Journal of Electronic Materials

, Volume 45, Issue 4, pp 2291–2298 | Cite as

Influence of Processing Conditions and Material Properties on Electrohydrodynamic Direct Patterning of a Polymer Solution

  • Shin Jang
  • Yeongjun Kim
  • Je Hoon OhEmail author


An electrohydrodynamic (EHD) patterning method was utilized to obtain high-resolution line patterns in a low electric field regime without an additional mechanical drawing process. Molecular weight and weight percent of a polymer were selected as key parameters to reduce the voltage. EHD patterning was performed using polyethylene oxide (PEO) solutions. The threshold voltages (V th) to initiate jet ejection are almost the same for all solutions. A method verified in this study, reducing the driving voltage (V d) just after the initiation of the jet at the threshold voltage, can make a very thin, continuous jet, while increasing molecular weight and weight percent were enabled to further reduce the input voltage. As the voltage reduction ratio (V d/V th) is decreased, the jet behaves like a solid rather than a liquid due to its fast solidification. The line width of the resultant line pattern could be tuned from 50 nm to 10 μm depending on the substrate moving speed. Contour maps were also developed that show the pattern mode variation as a function of the voltage reduction ratio and key parameters. The results show that well-defined PEO line and grid patterns can be fabricated via the proposed EHD direct patterning under appropriate conditions.


Electrohydrodynamic patterning polyethylene oxide (PEO) solution threshold voltage molecular weight electrospinning 


Unable to display preview. Download preview PDF.

Unable to display preview. Download preview PDF.



This research was supported by the Basic Science Research Program through the National Research Foundation of Korea (NRF) funded by the Ministry of Education (NRF-2013R1A1A2011800).


  1. 1.
    A. Laforgue and L. Robitaille, Macromolecules 43, 4194 (2010).CrossRefGoogle Scholar
  2. 2.
    Y.Z. Long, M.M. Li, C.Z. Gu, M.X. Wan, J.L. Duvail, Z.W. Liu, and Z.Y. Fan, Prog. Polym. Sci. 36, 1415 (2011).CrossRefGoogle Scholar
  3. 3.
    A. Laforgue and L. Robitaille, Synth. Met. 158, 577 (2008).CrossRefGoogle Scholar
  4. 4.
    S.Y. Min, T.S. Kim, B.J. Kim, H. Cho, Y.Y. Noh, H. Yang, J.H. Cho, and T.W. Lee, Nat. Commun. 4, 1773 (2013).CrossRefGoogle Scholar
  5. 5.
    Y. Yuan, G. Giri, A.L. Ayzner, A.P. Zoombelt, S.C. Mannsfeld, J. Chen, D. Nordlund, M.F. Toney, J. Huang, and Z. Bao, Nat. Commun. 5, 3005 (2014).Google Scholar
  6. 6.
    C.E. Chang, V.H. Tran, J.B. Wang, Y.K. Fuh, and L.W. Lin, Nano Lett. 10, 726 (2010).CrossRefGoogle Scholar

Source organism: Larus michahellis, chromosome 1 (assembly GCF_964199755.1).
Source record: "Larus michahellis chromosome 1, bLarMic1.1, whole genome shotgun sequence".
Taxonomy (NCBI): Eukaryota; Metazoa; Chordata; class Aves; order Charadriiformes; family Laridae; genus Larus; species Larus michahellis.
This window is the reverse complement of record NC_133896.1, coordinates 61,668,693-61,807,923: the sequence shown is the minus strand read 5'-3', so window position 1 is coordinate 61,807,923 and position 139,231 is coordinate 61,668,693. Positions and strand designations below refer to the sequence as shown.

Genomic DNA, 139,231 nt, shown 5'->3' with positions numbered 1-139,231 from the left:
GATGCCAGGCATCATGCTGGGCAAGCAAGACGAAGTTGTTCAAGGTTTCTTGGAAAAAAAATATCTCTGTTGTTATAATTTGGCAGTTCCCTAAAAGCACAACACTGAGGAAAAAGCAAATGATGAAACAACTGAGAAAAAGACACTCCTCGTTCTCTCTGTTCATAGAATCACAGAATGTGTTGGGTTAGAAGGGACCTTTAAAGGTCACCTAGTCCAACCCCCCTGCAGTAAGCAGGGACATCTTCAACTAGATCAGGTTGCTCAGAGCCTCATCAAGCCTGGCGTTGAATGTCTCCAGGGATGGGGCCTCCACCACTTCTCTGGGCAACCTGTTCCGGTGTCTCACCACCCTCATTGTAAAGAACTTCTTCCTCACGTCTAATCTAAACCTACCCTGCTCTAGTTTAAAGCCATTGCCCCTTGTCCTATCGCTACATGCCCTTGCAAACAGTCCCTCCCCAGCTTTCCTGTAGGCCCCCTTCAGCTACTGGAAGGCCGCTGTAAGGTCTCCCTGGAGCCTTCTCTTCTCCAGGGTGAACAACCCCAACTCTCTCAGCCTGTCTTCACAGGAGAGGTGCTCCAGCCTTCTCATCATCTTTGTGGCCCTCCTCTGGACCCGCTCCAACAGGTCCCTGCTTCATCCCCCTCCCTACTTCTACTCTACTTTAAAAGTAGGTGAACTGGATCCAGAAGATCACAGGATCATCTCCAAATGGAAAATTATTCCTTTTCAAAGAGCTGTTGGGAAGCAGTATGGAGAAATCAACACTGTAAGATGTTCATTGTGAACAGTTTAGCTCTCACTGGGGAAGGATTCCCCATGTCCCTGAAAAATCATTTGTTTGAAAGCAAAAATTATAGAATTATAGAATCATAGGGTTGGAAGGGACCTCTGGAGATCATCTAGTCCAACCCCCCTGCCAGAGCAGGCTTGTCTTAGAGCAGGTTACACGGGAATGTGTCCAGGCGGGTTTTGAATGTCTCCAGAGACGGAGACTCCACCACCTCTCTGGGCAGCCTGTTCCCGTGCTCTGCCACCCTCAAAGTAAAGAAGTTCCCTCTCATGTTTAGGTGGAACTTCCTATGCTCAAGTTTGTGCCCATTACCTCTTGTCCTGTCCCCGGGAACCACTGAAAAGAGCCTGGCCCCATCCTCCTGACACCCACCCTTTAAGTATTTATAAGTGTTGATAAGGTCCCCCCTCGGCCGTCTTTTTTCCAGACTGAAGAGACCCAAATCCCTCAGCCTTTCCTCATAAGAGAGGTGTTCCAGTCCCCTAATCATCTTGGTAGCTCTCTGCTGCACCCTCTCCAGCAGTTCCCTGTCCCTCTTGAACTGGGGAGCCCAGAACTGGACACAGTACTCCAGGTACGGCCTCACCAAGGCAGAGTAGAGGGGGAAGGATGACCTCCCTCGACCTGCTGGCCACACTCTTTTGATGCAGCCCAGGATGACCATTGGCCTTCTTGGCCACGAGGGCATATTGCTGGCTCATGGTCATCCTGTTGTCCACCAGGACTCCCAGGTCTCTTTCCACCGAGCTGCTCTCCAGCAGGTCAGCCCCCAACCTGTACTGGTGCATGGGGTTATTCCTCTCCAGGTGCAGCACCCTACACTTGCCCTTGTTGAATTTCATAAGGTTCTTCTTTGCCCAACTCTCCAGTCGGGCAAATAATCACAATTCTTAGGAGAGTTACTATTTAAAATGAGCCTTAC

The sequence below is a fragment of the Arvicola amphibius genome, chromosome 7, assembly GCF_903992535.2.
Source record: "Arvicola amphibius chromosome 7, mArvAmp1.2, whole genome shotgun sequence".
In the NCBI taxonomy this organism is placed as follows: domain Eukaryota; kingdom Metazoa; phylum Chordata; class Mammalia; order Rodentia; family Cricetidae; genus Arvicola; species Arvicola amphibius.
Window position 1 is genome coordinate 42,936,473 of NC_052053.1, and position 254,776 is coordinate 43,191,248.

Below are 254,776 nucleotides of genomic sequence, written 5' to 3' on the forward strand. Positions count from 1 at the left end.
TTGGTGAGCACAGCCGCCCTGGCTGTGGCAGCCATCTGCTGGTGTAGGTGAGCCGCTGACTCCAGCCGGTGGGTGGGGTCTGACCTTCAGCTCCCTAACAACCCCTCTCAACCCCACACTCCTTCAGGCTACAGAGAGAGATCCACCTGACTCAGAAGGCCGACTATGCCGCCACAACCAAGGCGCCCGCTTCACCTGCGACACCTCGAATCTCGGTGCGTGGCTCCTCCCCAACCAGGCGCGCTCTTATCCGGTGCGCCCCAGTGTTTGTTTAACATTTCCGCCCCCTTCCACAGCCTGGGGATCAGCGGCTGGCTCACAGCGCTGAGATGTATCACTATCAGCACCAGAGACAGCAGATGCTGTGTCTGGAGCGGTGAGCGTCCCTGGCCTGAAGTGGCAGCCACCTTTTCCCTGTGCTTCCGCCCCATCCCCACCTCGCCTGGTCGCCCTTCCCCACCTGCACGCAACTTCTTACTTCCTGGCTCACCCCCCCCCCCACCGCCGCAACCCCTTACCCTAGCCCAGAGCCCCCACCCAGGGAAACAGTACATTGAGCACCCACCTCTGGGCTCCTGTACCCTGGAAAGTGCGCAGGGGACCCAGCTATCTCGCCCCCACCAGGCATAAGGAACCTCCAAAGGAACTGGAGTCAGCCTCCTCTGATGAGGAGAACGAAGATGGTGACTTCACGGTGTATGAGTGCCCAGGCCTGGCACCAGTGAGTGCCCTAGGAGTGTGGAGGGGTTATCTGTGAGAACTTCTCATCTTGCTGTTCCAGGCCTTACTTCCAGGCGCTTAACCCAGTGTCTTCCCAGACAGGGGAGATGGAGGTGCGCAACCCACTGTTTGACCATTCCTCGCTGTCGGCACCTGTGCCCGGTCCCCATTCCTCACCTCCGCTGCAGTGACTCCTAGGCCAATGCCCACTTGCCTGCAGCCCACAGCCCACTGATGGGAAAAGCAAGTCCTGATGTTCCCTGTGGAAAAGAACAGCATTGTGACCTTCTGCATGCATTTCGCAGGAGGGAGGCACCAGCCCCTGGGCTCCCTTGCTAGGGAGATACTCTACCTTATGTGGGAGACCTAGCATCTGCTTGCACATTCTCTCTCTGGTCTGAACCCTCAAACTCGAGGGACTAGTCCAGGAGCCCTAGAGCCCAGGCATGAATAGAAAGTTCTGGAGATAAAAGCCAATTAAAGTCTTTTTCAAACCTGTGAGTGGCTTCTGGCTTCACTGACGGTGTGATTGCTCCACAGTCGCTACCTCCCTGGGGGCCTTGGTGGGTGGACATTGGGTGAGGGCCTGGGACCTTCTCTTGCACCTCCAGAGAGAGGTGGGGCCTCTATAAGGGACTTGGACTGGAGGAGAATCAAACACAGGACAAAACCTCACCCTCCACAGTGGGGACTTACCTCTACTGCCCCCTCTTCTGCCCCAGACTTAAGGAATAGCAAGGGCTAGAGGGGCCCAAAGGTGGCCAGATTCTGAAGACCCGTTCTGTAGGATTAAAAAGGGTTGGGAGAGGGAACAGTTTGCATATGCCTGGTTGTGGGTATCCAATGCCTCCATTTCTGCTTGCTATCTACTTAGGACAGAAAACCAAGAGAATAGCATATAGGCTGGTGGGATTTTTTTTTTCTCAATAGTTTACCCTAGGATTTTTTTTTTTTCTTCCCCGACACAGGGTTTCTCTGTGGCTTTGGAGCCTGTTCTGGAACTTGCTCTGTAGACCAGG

7. 7.
    F.R. Fan, L. Lin, G. Zhu, W.Z. Wu, R. Zhang, and Z.L. Wang, Nano Lett. 12, 3109 (2012).CrossRefGoogle Scholar
  8. 8.
    S.S. Yao and Y. Zhu, Nanoscale 6, 2345 (2014).CrossRefGoogle Scholar
  9. 9.
    S. Nambiar and J.T.W. Yeow, Biosens. Bioelectron. 26, 1825 (2011).CrossRefGoogle Scholar
  10. 10.
    X.X. Yang, B.W. Zhang, Z.Y. Liu, B. Deng, M. Yu, L.F. Li, H.Q. Jiang, and J.Y. Li, J. Mater. Chem. 21, 11908 (2011).CrossRefGoogle Scholar
  11. 11.
    M.S. Mannoor, Z.W. Jiang, T. James, Y.L. Kong, K.A. Malatesta, W.O. Soboyejo, N. Verma, D.H. Gracias, and M.C. McAlpine, Nano Lett. 13, 2634 (2013).CrossRefGoogle Scholar
  12. 12.
    D. Grafahrend, K.H. Heffels, M.V. Beer, P. Gasteier, M. Moller, G. Boehm, P.D. Dalton, and J. Groll, Nat. Mater. 10, 67 (2011).CrossRefGoogle Scholar
  13. 13.
    B.J. Kang, C.K. Lee, and J.H. Oh, Microelectron. Eng. 97, 251 (2012).CrossRefGoogle Scholar
  14. 14.
    D.J. Lee and J.H. Oh, Thin Solid Films 518, 6352 (2010).CrossRefGoogle Scholar
  15. 15.
    C. Hellmann, J. Belardi, R. Dersch, A. Greiner, J.H. Wendorff, and S. Bahnmueller, Polymer 50, 1197 (2009).CrossRefGoogle Scholar
  16. 16.
    C. Chang, K. Limkrailassiri, and L.W. Lin, Appl. Phys. Lett. 93, 123111 (2008).Google Scholar
  17. 17.
    N.B. Bu, Y.A. Huang, X.M. Wang, and Z.P. Yin, Mater. Manuf. Process. 27, 1318 (2012).CrossRefGoogle Scholar
  18. 18.
    H.K. Choi, J.U. Park, O.O. Park, P.M. Ferreira, J.G. Georgiadis, and J.A. Rogers, Appl. Phys. Lett. 92, 123109 (2008).CrossRefGoogle Scholar
  19. 19.
    J.U. Park, M. Hardy, S.J. Kang, K. Barton, K. Adair, D.K. Mukhopadhyay, C.Y. Lee, M.S. Strano, A.G. Alleyne, J.G. Georgiadis, P.M. Ferreira, and J.A. Rogers, Nat. Mater. 6, 782 (2007).CrossRefGoogle Scholar
  20. 20.
    D.H. Reneker, A.L. Yarin, H. Fong, and S. Koombhongse, J. Appl. Phys. 87, 4531 (2000).CrossRefGoogle Scholar
  21. 21.
    R.T. Collins, J.J. Jones, M.T. Harris, and O.A. Basaran, Nat. Phys. 4, 149 (2008).CrossRefGoogle Scholar
  22. 22.
    M.M. Hohman, M. Shin, G. Rutledge, and M.P. Brenner, Phys. Fluids 13, 2201 (2001).CrossRefGoogle Scholar
  23. 23.
    D.H. Reneker and A.L. Yarin, Polymer 49, 2387 (2008).CrossRefGoogle Scholar
  24. 24.
    B.H. Cao and M.W. Kim, Faraday Discuss. 98, 245 (1994).CrossRefGoogle Scholar
  25. 25.
    T. Han, D.H. Reneker, and A.L. Yarin, Polymer 48, 6064 (2007).CrossRefGoogle Scholar
  26. 26.
    A.L. Yarin, S. Koombhongse, and D.H. Reneker, J. Appl. Phys. 89, 3018 (2001).CrossRefGoogle Scholar

Copyright information

© The Minerals, Metals & Materials Society 2016

Authors and Affiliations

  1. 1.Department of Mechanical EngineeringHanyang UniversityAnsanKorea

Personalised recommendations